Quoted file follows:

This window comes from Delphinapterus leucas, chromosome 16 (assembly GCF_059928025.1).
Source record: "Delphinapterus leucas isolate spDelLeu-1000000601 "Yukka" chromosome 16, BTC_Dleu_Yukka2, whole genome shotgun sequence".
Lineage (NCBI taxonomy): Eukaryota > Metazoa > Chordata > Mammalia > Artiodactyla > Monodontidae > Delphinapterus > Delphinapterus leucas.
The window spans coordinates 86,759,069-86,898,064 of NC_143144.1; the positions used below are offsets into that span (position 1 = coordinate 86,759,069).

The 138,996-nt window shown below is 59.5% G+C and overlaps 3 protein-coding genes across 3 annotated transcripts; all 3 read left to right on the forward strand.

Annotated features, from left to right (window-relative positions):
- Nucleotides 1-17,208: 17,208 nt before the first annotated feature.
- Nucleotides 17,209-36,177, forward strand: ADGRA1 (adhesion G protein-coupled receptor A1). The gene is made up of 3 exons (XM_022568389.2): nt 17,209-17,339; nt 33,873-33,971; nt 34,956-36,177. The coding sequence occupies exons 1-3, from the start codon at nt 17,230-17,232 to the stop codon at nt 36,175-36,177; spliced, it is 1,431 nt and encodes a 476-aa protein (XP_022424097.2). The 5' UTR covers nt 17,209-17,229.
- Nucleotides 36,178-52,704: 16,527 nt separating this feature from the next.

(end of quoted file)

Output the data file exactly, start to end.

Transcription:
This window comes from Delphinapterus leucas, chromosome 16 (assembly GCF_059928025.1).
Source record: "Delphinapterus leucas isolate spDelLeu-1000000601 "Yukka" chromosome 16, BTC_Dleu_Yukka2, whole genome shotgun sequence".
Lineage (NCBI taxonomy): Eukaryota > Metazoa > Chordata > Mammalia > Artiodactyla > Monodontidae > Delphinapterus > Delphinapterus leucas.
The window spans coordinates 86,759,069-86,898,064 of NC_143144.1; the positions used below are offsets into that span (position 1 = coordinate 86,759,069).

The 138,996-nt window shown below is 59.5% G+C and overlaps 3 protein-coding genes across 3 annotated transcripts; all 3 read left to right on the forward strand.

Annotated features, from left to right (window-relative positions):
- Nucleotides 1-17,208: 17,208 nt before the first annotated feature.
- Nucleotides 17,209-36,177, forward strand: ADGRA1 (adhesion G protein-coupled receptor A1). The gene is made up of 3 exons (XM_022568389.2): nt 17,209-17,339; nt 33,873-33,971; nt 34,956-36,177. The coding sequence occupies exons 1-3, from the start codon at nt 17,230-17,232 to the stop codon at nt 36,175-36,177; spliced, it is 1,431 nt and encodes a 476-aa protein (XP_022424097.2). The 5' UTR covers nt 17,209-17,229.
- Nucleotides 36,178-52,704: 16,527 nt separating this feature from the next.